On my recent trip to Sacramento (March 23 – 26, 2011), I had rented a car and had planned to spend a day traveling around and photographing the Sacramento San-Joaquin Delta, but the persistent rain and heavy flows in the rivers ruled that out. So instead, I took the chance to see how Sacramento’s flood control system is handling the deluge.
Sacramento has been described as “The most flood prone city not named New Orleans”. Sitting at the confluence of the Sacramento River and the American River, Sacramento has a well-documented history of flooding. Settlers soon learned that torrential storms and a melting snowpack would periodically rush down the river and it’s tributaries, causing it to overflow its banks. The floodwaters would spread over hundreds of miles and millions of acres, creating a large inland sea that would take months to drain.
Efforts to control flooding in the Sacramento Valley began in the Gold Rush days, and continues today in an ongoing process called the Sacramento River Flood Control Project. The SRFCP consists of 980 miles of levees, plus overflow weirs, pumping plants and bypass channels that are designed to protect the communities and agricultural lands of the Sacramento Valley and the Delta.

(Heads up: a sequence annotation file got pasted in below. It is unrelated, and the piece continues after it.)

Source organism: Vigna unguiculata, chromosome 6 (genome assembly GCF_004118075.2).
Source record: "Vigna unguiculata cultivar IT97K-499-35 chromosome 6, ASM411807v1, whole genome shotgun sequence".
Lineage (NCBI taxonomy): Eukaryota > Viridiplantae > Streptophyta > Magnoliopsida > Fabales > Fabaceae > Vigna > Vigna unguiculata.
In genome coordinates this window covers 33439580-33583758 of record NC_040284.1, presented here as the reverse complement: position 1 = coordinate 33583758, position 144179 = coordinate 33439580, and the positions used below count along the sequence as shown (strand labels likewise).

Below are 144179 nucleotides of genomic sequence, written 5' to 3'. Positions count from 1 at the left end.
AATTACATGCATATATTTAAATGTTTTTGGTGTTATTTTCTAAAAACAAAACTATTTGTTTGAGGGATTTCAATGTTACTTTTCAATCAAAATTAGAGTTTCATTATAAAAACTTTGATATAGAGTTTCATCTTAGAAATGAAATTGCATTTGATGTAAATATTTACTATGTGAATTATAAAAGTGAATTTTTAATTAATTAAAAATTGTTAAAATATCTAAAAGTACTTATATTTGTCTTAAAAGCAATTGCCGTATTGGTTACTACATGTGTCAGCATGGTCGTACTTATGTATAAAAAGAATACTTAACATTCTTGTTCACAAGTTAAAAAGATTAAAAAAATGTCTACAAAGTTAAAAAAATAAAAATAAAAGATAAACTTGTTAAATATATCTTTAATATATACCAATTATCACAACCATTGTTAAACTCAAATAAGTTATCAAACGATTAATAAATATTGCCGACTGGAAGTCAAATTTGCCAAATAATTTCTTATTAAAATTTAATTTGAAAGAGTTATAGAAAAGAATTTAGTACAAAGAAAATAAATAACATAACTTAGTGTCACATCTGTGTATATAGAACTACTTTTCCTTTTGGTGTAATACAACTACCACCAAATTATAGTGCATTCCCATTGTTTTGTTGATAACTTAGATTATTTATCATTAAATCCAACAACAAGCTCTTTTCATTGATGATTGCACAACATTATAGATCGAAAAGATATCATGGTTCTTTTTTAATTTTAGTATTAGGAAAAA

In the picture below, the Sacramento River channel is in the foreground; the Yolo Bypass is in the distance. The water in the bypass is considerably more than the river channel, which gives you an idea of the amount of devastation that would be occurring if the bypass wasn’t there.
During the winter months, weirs in the levee systems along the river and creeks are opened periodically to release water into the Yolo Bypass to protect communities and ag lands from being flooded.
During the summer and fall months, the Yolo Bypass lands are farmed, and during the flood season, the land provides valuable wetlands and supports a significant waterfowl population.
There’s a lot of water flowing down the Sacramento River, but so far it is within the capacity of Sacramento’s flood control system to handle it. At least this time.